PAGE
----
More akin to polenta than tofu, Burmese tofu (to hpu or tohu) is a sturdy non-coagulated cousin of soya tofu that is made from gram or besan flour. This variation of traditional bean curd isn’t subject to the same fragility, with no need for pressing nor draining, and it’s not going to crumble when you so much as look in its general direction. Plus Burmese tohu is not only gluten free but also free from soy, and so you’re covered if you’ve got those allergies.
If you’re anti lumps in any form (I’m not, and I don’t think you’ll notice anyway unless they’re Texas big), you can sift the flour. If you’re feeling particularly pedantic, you might even sieve the thick porridge while still warm.
But don’t. It’s a lot of unnecessary work and who has time for that?
Stay tuned for more recipes using this staple Burmese ingredient!
- Grease a small rectangular heat proof dish (mine is a deep 19cm stoneware dish).
- Whisk the flour, salt and turmeric together in a medium sized bowl. Add 300 millilitres of the water as well as the oil and whisk into a uniform slurry. Try to get as many lumps out as possible, but a few baby lumps are fine.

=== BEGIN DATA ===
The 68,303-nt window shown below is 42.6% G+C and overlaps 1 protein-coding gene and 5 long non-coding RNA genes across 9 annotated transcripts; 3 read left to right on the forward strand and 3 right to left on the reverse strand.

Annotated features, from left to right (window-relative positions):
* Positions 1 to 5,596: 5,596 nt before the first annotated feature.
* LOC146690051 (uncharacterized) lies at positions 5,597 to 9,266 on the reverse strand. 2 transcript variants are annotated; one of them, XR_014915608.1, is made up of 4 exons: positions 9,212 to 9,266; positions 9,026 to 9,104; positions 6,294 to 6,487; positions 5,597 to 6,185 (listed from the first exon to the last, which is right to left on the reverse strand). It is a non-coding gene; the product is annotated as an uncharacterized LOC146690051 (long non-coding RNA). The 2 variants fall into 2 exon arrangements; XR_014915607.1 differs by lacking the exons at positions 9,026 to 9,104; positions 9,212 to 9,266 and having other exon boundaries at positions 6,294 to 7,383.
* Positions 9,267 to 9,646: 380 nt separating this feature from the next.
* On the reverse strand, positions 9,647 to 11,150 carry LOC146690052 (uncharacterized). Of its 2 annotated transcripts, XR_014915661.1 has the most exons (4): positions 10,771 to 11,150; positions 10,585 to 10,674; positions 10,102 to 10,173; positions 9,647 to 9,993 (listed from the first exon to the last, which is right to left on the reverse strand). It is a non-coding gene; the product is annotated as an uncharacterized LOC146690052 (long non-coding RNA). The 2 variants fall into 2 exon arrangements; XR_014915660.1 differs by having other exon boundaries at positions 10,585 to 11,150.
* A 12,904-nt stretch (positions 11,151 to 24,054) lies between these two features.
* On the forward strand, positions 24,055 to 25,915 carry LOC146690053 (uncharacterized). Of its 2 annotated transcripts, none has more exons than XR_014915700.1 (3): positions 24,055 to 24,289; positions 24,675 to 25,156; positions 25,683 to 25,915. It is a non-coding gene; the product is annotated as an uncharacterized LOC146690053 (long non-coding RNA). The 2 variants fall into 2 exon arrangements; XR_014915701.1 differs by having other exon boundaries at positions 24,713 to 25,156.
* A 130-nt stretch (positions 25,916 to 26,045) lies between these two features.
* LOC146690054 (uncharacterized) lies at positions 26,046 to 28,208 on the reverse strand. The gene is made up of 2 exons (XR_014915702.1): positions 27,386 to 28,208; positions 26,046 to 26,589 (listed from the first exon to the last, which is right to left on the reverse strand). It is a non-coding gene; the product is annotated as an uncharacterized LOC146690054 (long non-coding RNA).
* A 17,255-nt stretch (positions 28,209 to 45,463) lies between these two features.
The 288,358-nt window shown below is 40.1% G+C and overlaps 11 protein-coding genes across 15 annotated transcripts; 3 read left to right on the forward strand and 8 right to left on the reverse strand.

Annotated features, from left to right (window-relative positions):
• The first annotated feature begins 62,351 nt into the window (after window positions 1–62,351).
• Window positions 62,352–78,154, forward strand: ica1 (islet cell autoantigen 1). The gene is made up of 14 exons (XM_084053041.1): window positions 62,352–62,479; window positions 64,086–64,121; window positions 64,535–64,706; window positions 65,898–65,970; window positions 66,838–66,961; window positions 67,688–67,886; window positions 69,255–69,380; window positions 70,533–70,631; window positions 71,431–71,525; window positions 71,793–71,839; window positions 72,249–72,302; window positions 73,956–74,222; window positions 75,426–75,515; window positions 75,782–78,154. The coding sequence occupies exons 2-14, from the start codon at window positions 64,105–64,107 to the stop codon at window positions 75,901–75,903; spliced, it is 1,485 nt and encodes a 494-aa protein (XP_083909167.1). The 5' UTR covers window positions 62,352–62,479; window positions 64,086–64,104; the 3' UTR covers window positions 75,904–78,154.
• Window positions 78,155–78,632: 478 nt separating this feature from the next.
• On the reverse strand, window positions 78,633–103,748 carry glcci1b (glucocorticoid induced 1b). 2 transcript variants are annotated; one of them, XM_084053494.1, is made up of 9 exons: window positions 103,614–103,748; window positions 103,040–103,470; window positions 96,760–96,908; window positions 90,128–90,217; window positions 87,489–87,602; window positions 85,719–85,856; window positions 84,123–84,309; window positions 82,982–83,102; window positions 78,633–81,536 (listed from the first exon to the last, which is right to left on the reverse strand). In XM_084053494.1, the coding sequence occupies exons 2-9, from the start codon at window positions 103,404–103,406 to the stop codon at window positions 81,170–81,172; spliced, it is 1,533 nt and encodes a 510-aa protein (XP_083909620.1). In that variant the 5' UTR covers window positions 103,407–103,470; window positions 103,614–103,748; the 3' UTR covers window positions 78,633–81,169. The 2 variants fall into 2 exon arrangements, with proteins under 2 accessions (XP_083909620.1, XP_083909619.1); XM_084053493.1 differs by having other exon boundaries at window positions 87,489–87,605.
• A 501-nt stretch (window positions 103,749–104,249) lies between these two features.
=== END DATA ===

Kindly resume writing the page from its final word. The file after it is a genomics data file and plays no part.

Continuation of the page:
- Bring the remaining 400 millilitres of water to the boil in a medium saucepan and pour the flour slurry in, whisking the whole time. Continue to whisk for about 30 seconds before turning the heat down to medium low. At this point the mixture will thicken considerably and, unless you’re trying to build your arm muscles, you’ll want to switch to a wooden spoon for stirring.
- Keep at the stirring for between 5-7 minutes. The contents of the saucepan will have the consistency not dissimilar to cooked polenta and will develop a slight sheen. Pour into the greased pan and leave to cool for 1 hour before refrigerating.
- Cover with cling film and refrigerate for at least one hour before use, but overnight will yield the most firm texture.